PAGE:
East African Journal of Peace and Human Rights

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The post-conflict treatment of child soldiers: A study of Liberian child soldiers

L Shorr


The phenomenon of child soldiers has historically been addressed by
international instruments and institutions with a uniformly preventative stance.
Such a universalist approach has mainly defined child soldiers by age and
applied an unvarying standard of prevention in response to every occurrence
of child soldiering. This article takes issue with this universalism as neither
deterring the use of children in conflict nor providing appropriate post-conflict
reintegration of child soldiers. The article instead provides a critical pluralist
approach to the post-conflict treatment of child soldiers. In particular, the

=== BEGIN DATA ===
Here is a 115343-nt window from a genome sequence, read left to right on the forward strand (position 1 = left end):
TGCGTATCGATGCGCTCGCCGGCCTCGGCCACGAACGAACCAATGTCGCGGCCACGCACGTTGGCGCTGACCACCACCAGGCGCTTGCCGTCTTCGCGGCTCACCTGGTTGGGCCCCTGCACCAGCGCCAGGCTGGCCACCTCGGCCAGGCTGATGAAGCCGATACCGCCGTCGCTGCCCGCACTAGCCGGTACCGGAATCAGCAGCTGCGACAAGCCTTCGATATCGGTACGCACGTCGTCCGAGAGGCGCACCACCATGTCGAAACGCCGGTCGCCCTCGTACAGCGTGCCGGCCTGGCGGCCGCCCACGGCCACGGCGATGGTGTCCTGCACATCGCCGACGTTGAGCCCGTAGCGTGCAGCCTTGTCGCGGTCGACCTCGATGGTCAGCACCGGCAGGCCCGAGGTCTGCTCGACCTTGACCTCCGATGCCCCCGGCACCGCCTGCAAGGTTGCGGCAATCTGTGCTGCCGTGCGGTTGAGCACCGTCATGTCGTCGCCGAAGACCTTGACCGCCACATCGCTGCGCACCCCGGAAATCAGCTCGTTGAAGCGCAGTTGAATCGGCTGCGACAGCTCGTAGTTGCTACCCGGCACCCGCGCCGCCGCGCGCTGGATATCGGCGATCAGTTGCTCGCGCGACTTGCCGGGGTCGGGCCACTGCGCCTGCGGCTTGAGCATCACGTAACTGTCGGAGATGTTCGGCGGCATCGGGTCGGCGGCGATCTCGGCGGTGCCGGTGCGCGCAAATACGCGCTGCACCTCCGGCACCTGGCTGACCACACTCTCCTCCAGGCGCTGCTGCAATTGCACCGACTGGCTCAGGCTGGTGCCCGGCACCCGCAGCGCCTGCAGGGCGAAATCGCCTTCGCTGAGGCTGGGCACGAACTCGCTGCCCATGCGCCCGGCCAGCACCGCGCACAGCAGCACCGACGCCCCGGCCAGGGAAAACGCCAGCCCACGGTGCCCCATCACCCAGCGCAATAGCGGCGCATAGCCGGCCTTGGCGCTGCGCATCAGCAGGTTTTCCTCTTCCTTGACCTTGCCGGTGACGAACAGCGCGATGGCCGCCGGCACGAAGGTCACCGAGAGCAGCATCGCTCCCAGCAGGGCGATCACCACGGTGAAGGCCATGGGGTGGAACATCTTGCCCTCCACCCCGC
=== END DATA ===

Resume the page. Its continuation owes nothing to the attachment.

discussion focuses on the potential options for handling former Liberian child
combatants who fought in the Liberian civil war. The case of Liberia poses
an opportunity to institutionalize the first active juvenile chamber for the
prosecution and rehabilitation of former child soldiers. Such a
chamber–modeled after the framework set forth by former United Nations
Secretary-General Kofi Annan in response in Sierra Leone–would incorporate
principles of Disarmament, Demobilization and Reintegration (DDR) to
encourage both domestic political transition and a changed understanding of
what is a child soldier and what constitutes their appropriate post-conflict

East African Journal of Peace and Human rights Vol. 13 (1) 2007: pp. 1-29
AJOL African Journals Online